How to Burn More Calories Than a Triathlete on Adrenaline

You wanna know how to to burn more calories? You sure? Because what I’m about to share with you isn’t gonna be easy.

After a few rounds of this, your legs will literally feel like they’re on fire, which is really quite ironic since they’ll be dripping with sweat. Your lungs will have you believe you’re a fire-breathing dragon and your heart will feel like it’s pumping battery acid. And if you’re a redhead like me, your entire cranium may morph into a fireball for a few minutes afterward. It’s ok, I’ve survived this many times myself – just don’t inhale too much smoke. Now, if that wasn’t enough already, the good news is that you’ll also be burning calories and burning fat like a pro. If that sounds like a fun time, then you and I share some of the same character flaws, and this will be right up your alley.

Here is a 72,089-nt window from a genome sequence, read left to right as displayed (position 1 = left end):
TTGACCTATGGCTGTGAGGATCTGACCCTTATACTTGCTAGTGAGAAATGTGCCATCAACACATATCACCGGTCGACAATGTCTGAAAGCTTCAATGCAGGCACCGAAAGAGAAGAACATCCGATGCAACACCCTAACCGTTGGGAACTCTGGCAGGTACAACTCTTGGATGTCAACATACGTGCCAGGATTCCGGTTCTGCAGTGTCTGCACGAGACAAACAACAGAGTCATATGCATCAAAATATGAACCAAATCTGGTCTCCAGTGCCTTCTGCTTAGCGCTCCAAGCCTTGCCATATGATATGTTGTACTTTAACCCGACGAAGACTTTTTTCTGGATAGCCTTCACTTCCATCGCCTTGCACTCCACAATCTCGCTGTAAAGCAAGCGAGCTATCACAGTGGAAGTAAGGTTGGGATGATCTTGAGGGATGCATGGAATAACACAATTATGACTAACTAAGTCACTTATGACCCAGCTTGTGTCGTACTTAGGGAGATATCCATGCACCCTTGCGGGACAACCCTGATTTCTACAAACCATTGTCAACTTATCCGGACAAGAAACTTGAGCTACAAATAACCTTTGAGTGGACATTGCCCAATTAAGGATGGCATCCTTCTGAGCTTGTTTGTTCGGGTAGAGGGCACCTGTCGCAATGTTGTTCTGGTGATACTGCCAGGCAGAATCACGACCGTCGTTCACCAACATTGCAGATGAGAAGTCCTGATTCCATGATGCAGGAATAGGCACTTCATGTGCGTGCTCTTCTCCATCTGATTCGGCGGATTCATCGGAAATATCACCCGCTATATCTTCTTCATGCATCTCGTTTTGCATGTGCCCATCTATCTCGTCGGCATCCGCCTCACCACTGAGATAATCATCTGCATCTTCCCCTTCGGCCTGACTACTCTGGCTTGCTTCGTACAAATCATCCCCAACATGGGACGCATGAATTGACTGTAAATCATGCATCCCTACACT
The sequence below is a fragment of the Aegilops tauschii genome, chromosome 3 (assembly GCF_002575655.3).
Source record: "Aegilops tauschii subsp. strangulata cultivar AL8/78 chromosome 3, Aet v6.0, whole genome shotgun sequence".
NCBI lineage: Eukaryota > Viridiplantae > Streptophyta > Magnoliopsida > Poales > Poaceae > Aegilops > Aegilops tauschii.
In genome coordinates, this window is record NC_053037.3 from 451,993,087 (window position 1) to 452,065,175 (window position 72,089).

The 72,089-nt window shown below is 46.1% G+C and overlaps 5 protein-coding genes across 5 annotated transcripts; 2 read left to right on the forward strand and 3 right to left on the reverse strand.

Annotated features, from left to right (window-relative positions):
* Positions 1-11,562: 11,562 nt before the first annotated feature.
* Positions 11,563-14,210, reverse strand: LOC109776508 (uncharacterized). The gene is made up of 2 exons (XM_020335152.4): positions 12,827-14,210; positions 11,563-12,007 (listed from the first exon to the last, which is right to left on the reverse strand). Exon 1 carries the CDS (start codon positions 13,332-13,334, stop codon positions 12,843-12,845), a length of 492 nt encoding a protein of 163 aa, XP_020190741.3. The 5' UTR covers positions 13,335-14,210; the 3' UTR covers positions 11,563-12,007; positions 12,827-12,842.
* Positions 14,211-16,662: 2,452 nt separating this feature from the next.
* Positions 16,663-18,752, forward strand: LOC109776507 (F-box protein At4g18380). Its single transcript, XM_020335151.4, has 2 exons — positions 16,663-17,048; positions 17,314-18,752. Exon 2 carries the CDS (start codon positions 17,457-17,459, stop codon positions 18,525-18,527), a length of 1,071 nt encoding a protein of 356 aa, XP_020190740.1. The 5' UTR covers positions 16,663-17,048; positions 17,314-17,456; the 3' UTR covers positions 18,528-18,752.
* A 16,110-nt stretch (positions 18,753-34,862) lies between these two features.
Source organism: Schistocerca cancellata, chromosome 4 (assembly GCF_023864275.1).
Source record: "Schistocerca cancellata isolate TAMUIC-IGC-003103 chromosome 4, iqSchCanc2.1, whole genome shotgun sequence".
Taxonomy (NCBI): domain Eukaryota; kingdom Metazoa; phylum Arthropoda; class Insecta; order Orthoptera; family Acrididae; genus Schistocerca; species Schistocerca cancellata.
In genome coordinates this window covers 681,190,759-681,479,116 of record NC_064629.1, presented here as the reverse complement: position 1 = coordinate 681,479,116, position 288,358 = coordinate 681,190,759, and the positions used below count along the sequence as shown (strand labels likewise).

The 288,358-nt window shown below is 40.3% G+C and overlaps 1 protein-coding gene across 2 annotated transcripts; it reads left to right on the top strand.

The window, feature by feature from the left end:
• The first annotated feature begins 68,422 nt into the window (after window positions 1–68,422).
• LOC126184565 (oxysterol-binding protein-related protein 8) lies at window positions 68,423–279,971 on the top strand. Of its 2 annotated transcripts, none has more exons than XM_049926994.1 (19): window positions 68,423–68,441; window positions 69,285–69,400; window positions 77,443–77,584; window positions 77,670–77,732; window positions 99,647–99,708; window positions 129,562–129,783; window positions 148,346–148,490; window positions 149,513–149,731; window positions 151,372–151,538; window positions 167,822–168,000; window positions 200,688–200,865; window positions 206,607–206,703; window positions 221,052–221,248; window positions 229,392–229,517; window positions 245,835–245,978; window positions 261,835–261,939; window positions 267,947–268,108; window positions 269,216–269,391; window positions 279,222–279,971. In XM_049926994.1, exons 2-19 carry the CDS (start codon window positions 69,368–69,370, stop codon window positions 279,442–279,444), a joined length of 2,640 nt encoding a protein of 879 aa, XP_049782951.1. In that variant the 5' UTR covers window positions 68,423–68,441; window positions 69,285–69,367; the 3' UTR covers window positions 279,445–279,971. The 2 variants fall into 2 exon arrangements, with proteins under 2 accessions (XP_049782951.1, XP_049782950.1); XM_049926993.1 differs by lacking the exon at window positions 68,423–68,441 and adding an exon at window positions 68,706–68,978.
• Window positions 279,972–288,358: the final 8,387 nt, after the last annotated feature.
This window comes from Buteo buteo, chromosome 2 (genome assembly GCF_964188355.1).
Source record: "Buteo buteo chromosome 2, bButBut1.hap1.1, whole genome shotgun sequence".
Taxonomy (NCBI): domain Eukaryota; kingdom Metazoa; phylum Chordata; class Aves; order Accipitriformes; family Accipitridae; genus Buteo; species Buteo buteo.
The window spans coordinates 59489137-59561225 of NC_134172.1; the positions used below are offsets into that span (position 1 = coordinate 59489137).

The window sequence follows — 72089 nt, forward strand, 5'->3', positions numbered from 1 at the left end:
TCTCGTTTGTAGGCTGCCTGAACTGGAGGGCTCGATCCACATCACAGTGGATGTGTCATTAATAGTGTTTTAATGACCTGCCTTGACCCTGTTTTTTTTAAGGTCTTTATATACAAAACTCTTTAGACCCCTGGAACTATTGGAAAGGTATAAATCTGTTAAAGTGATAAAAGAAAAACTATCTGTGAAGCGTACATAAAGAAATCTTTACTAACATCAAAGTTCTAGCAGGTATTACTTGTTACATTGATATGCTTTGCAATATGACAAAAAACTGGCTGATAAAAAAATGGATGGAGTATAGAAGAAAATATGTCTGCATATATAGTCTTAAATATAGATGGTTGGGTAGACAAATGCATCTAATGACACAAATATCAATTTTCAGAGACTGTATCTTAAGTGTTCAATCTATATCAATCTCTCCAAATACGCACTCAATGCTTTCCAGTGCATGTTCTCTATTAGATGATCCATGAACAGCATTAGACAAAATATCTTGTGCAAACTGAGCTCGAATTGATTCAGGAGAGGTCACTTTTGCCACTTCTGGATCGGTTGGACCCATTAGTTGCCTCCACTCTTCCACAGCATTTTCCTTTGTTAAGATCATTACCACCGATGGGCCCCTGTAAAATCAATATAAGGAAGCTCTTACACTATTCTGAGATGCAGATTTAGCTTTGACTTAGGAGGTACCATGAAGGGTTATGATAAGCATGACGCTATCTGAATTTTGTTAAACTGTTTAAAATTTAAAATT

How to burn more calories
You won't be smiling when you're done with this. Image credit:

I know, I know. You’re probably looking for a top 10 list of suggestions for how to burn more calories – with neatly arranged bullet points and liberal use of the bold feature. But the truth is that burning calories isn’t exactly rocket-science, folks. Everything we do burns calories. Eating burns calories. Digestion burns calories. I know it’s hard to believe, but sleeping and even just thinking burn calories, too. So, if you’re looking for advice like “drink more caffeinated green tea and chew gum all day,” then look elsewhere sweetie-pie. This place is reserved for men and women of resolve. There are no wusses in this corner.